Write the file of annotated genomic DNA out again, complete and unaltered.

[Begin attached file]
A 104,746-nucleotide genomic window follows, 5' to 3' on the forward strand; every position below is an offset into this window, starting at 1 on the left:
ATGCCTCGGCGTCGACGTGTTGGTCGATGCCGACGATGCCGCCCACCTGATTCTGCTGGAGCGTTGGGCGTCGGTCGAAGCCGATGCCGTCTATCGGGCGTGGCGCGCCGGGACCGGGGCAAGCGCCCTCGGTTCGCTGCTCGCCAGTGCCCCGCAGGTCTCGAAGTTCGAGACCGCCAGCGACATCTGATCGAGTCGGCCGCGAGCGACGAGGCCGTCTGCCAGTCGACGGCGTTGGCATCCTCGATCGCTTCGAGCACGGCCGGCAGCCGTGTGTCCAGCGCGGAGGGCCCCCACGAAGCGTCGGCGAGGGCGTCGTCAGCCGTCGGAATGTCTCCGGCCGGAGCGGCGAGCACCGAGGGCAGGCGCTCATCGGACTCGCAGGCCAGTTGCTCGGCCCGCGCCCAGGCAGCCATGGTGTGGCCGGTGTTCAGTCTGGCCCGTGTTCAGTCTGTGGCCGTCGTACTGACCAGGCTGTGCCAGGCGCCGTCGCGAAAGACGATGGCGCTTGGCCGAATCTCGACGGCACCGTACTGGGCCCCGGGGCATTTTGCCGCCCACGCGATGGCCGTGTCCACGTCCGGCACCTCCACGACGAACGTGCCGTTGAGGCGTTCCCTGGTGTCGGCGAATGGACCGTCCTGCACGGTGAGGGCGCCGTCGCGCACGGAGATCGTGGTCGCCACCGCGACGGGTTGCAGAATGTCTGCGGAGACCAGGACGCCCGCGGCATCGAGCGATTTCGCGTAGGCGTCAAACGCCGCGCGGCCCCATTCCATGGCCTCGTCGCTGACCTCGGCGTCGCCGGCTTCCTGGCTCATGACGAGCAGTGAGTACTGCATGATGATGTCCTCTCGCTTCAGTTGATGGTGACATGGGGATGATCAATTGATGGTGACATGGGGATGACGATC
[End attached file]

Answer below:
A 104,746-nucleotide genomic window follows, 5' to 3' on the forward strand; every position below is an offset into this window, starting at 1 on the left:
ATGCCTCGGCGTCGACGTGTTGGTCGATGCCGACGATGCCGCCCACCTGATTCTGCTGGAGCGTTGGGCGTCGGTCGAAGCCGATGCCGTCTATCGGGCGTGGCGCGCCGGGACCGGGGCAAGCGCCCTCGGTTCGCTGCTCGCCAGTGCCCCGCAGGTCTCGAAGTTCGAGACCGCCAGCGACATCTGATCGAGTCGGCCGCGAGCGACGAGGCCGTCTGCCAGTCGACGGCGTTGGCATCCTCGATCGCTTCGAGCACGGCCGGCAGCCGTGTGTCCAGCGCGGAGGGCCCCCACGAAGCGTCGGCGAGGGCGTCGTCAGCCGTCGGAATGTCTCCGGCCGGAGCGGCGAGCACCGAGGGCAGGCGCTCATCGGACTCGCAGGCCAGTTGCTCGGCCCGCGCCCAGGCAGCCATGGTGTGGCCGGTGTTCAGTCTGGCCCGTGTTCAGTCTGTGGCCGTCGTACTGACCAGGCTGTGCCAGGCGCCGTCGCGAAAGACGATGGCGCTTGGCCGAATCTCGACGGCACCGTACTGGGCCCCGGGGCATTTTGCCGCCCACGCGATGGCCGTGTCCACGTCCGGCACCTCCACGACGAACGTGCCGTTGAGGCGTTCCCTGGTGTCGGCGAATGGACCGTCCTGCACGGTGAGGGCGCCGTCGCGCACGGAGATCGTGGTCGCCACCGCGACGGGTTGCAGAATGTCTGCGGAGACCAGGACGCCCGCGGCATCGAGCGATTTCGCGTAGGCGTCAAACGCCGCGCGGCCCCATTCCATGGCCTCGTCGCTGACCTCGGCGTCGCCGGCTTCCTGGCTCATGACGAGCAGTGAGTACTGCATGATGATGTCCTCTCGCTTCAGTTGATGGTGACATGGGGATGATCAATTGATGGTGACATGGGGATGACGATC